New benchmark tests from the popular GFX Benchmark Test reveal that the speed and power of the new Adreno 430 GPU are the highest in its class. The Adreno 430 GPU is used in Qualcomm’s new Snapdragon 810 SoC. While Samsung fans everywhere are bemoaning the possible exclusion of Qualcomm’s latest processor in the Samsung Galaxy S6, tech experts are rejoicing at the raw power of the 64-bit Snapdragon 810, and now its GPU as well. The Adreno 430 beat out every other GPU for the title of the highest benchmark on the GFX Benchmark site. The phone was tested powering an MSM8994 development board with a 4K display to demonstrate its superior graphics ability.
Black Friday 2017 Deals: Find Great Deals on Android Smartphones, TV’s, Smart Speakers, Chromebooks and More.
The benchmark test pitted the GPU against the previous Adreno 330 of the HTC One (M8) in 2nd, and the ARM Mali-T769 used in the Galaxy Note 4 (Snapdragon 805, Adreno 420 GPU), which clocked in at 3rd place. The PowerVR GX6450 GPU from the iPhone 6 and iPhone 6 plus came in 4th for graphics processing. The first mainstream phone to sport the Snapdragon 810 and Adreno 430 GPU will be the LG G Flex 2. The LG G Flex 2 is LG’s sequel to last year’s LG G Flex, which boasted one of the first curved displays stretched over the semi-flexible body. The LG G Flex 2 will be released to U.S. markets a week from tomorrow, and will be shipping the same curved design, a scratch-resistant body, a fast laser-focusing camera, and Android 5.0 Lollipop.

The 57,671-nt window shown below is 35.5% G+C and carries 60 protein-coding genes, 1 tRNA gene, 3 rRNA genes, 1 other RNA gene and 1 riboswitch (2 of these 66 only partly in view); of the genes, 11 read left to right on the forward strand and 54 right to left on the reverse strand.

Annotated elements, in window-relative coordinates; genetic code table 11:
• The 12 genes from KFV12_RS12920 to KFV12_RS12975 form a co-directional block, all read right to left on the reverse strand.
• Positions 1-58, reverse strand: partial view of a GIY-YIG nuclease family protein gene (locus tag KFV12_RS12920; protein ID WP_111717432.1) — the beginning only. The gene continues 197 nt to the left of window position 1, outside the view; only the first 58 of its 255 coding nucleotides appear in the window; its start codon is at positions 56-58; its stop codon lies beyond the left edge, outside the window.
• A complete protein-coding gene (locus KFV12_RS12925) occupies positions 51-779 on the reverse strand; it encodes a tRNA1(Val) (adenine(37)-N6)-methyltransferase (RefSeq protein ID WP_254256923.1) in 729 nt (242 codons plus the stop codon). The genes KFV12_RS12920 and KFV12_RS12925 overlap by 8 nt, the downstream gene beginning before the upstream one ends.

The Snapdragon 810 made headlines this and last month when rumors began to circulate that it would not be included in Samsung’s flagship, the Galaxy S6, because of overheating issues in the test models. Qualcomm’s Snapdragon processors are considered by most to be at the top of their class in mobile processors and are one of the first chipsets to support 64-bit processing. However, there is some concern over the sustainability of the Snapdragon 810 and other chipsets, as they may overheat as they continue to grow in speed and power. As chips shrink to approach the microscopic level, it will not be long before we reach the limits of physics. For now, however, we can still expect some advancements in processing speed and efficiency.